Sandy Collins to meet with advocate on child deaths, legislative change
The minister responsible for the Child, Youth and Family Services department in Newfoundland and Labrador says he wants to meet with the province's child and youth advocate to discuss the number of deaths of children receiving government services.
Sandy Collins said he's open to discussing the legislative change being sought by advocate Carol Chafe, in response to a CBC News report that 26 youth under the age of 18 have died since the formation of the provincial department in 2009 — a number which surprised the new minister.
- Opposition parties call for government action on child deaths
- 26 children died while under province's protection since 2009
"I'm only a young man, I have a young family. Any time you hear about the death of a child it's concerning, you feel it in the pit of your stomach. That was my initial reaction, I have to be honest," said Collins.
On Tuesday, Chafe said she knew about six of those deaths, but only found out about the other 20 when approached by CBC News. She wants to change the legislation so she is notified of any death or critical incident involving a child receiving government services.
We shouldn't assume anything, we shouldn't jump to conclusions here.- Minister Sandy Collins
Collins, who has been minister of the department for about three weeks, said he's open to discussing any possible legislative change with Chafe, and has been in touch to set up a meeting with her.
"Understanding that I haven't had an opportunity before this to meet with the advocate, I have asked my staff to set up a meeting as soon as possible. I'd like to certainly discuss this with her — it's a very serious matter," he said.
Collins added there is also a meeting in the works between the advocate and the Child Death Review Committee, which is set to be in place next month.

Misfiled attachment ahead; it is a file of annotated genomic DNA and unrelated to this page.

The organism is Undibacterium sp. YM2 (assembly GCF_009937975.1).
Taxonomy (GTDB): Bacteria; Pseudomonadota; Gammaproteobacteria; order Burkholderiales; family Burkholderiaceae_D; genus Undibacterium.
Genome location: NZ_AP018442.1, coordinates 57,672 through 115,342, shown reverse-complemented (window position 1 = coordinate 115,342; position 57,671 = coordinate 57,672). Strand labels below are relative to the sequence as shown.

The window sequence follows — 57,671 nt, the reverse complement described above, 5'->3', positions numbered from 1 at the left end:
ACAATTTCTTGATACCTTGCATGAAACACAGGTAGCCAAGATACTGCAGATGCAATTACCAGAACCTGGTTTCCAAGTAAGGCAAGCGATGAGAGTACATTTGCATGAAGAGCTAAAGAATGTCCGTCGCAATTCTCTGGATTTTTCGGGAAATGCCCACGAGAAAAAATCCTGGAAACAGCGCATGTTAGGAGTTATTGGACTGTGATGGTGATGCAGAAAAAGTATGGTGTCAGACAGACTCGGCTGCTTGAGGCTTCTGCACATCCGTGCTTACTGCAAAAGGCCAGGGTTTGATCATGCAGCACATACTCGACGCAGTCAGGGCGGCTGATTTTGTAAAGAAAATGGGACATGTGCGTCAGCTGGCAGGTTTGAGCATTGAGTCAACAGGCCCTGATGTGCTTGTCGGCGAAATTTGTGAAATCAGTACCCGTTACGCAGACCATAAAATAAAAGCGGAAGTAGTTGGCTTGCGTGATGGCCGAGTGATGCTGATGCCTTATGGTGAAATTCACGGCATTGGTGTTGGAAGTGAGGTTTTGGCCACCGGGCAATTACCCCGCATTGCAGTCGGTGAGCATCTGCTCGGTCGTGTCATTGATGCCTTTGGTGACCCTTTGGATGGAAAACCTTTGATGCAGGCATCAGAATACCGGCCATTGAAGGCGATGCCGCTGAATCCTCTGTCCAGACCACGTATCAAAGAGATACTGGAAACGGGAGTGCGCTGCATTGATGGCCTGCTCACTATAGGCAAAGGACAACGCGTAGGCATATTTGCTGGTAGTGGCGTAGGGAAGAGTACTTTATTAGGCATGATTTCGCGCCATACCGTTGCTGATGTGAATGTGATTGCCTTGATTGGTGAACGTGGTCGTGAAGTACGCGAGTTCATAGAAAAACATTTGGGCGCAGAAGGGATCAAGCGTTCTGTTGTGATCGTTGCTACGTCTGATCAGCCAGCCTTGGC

"I want to meet with her myself, I want to make sure we're all on the same page, because I think at the end of the day we all have the same questions, the same concerns, because we don't take this lightly. One child is too many, and 26, there's obviously concerns," said Collins.
'Shouldn't jump to conclusions'
In the documents obtained by CBC News through an Access to Information request, much of the detail of 10 case files were blacked out, with government saying the information is redacted to protect the children and families involved.
He added that speculation on the nature of the deaths, without that information, isn't constructive.
"We shouldn't assume anything, we shouldn't jump to conclusions here. While the stats are startling, and I've got to be honest, when I heard them myself I was very concerned, you have to look further than that," said Collins.
Collins said making any change to the existing legislation would involve other departments, including Justice and Health and Community Services.
"It's great where we are, but I know there's room to move and room to improve," said Collins.
"Recommendations have been adopted, improvements have been made, and I am not going to sit here and say that there's no improvements left to be made because that would be a foolhardy statement, but we're moving in the right direction."
Collins said the topic will be discussed in the House of Assembly in future. Any legislative change will need the support of the Progressive Conservative caucus.